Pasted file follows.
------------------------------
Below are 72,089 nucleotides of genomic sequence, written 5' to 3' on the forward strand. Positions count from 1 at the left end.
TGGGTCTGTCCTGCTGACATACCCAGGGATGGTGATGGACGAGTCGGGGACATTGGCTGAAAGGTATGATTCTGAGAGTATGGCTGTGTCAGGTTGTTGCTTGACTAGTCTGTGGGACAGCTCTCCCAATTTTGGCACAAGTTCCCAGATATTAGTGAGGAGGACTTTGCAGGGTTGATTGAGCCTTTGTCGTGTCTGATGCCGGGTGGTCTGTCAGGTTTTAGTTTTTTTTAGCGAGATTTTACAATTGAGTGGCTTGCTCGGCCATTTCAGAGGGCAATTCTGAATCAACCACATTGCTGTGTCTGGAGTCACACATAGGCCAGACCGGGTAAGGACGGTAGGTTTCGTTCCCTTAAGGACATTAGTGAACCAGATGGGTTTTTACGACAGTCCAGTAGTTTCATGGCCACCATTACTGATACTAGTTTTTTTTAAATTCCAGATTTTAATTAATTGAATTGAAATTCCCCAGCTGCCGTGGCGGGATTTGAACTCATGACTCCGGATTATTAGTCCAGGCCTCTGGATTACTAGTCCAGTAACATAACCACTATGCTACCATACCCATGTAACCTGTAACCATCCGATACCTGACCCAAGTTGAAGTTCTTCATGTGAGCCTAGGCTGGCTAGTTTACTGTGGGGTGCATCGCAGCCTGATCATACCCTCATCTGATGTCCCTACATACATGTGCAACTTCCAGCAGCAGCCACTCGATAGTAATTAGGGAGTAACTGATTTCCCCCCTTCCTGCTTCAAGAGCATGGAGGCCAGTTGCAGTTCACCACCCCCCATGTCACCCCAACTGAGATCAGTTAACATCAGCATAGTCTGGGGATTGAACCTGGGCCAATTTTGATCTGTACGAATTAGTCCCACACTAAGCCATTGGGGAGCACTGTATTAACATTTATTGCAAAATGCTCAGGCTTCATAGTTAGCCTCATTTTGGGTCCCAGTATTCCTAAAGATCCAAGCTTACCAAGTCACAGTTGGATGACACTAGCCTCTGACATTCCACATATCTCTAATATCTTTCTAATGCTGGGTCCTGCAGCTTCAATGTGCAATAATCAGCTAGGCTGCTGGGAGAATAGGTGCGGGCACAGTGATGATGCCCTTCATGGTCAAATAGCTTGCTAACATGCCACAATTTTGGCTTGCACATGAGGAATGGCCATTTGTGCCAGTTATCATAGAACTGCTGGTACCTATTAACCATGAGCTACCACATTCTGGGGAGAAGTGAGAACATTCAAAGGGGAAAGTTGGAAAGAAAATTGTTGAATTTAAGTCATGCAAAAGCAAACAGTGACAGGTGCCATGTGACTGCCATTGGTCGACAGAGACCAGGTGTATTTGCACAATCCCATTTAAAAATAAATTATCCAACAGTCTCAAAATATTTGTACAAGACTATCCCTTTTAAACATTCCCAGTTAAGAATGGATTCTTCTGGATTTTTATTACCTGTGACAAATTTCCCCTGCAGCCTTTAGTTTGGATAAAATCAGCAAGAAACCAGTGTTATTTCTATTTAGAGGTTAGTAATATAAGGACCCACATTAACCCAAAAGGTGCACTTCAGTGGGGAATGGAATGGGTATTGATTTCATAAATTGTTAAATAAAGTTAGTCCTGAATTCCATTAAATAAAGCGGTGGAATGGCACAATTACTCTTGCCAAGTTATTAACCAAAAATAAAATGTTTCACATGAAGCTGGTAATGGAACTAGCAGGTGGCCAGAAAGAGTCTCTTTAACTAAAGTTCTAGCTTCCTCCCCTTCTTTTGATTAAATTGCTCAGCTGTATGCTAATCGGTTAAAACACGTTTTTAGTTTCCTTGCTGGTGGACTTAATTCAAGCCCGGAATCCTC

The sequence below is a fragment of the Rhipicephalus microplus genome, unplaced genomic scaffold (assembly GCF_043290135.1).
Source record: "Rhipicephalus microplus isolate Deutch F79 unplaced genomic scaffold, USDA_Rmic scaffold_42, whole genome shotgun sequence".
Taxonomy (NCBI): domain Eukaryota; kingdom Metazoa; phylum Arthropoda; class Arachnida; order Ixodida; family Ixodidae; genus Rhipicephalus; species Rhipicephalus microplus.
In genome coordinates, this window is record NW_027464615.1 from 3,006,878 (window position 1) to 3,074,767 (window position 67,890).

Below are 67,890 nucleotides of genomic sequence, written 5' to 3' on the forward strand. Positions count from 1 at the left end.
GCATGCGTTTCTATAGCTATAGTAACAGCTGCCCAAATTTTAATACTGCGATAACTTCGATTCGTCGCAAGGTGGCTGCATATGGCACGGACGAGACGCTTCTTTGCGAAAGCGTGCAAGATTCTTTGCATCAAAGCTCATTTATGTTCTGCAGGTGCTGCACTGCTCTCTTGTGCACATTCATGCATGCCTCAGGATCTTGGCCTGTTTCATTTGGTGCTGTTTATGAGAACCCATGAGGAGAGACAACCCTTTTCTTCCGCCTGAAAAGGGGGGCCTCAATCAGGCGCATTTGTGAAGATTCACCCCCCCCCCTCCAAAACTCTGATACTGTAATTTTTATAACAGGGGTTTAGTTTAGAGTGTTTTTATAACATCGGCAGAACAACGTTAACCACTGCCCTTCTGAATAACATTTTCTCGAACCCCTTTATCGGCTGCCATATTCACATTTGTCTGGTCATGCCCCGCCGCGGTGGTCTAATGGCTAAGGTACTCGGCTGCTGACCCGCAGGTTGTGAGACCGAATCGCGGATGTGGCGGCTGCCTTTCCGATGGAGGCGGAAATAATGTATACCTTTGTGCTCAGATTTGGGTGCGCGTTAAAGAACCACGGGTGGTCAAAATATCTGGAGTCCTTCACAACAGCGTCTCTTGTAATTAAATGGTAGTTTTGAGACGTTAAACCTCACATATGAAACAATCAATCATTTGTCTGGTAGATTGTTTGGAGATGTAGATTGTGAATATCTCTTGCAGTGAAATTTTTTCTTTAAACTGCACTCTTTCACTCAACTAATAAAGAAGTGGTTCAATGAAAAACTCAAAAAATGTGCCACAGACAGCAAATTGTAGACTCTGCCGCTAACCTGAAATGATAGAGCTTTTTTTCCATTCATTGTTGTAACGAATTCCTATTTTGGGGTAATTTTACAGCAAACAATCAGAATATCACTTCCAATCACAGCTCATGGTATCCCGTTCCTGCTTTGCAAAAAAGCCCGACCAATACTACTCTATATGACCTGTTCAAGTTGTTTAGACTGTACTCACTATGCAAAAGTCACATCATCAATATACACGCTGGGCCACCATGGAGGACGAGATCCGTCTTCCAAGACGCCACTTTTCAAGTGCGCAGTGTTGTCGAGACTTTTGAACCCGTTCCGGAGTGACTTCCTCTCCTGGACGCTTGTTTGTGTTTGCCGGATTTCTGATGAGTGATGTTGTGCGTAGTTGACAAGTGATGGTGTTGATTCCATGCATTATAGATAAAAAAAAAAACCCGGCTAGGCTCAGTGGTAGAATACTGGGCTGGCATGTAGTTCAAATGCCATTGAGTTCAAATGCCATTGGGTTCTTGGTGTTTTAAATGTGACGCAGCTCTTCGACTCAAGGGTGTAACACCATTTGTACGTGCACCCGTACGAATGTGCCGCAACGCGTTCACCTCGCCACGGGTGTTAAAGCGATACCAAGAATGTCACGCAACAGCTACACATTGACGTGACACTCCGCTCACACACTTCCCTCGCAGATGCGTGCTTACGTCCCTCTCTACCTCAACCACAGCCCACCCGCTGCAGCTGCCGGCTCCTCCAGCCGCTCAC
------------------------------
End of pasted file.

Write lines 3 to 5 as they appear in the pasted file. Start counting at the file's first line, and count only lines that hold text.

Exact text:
The sequence below is a fragment of the Rhipicephalus microplus genome, unplaced genomic scaffold (assembly GCF_043290135.1).
Source record: "Rhipicephalus microplus isolate Deutch F79 unplaced genomic scaffold, USDA_Rmic scaffold_42, whole genome shotgun sequence".
Taxonomy (NCBI): domain Eukaryota; kingdom Metazoa; phylum Arthropoda; class Arachnida; order Ixodida; family Ixodidae; genus Rhipicephalus; species Rhipicephalus microplus.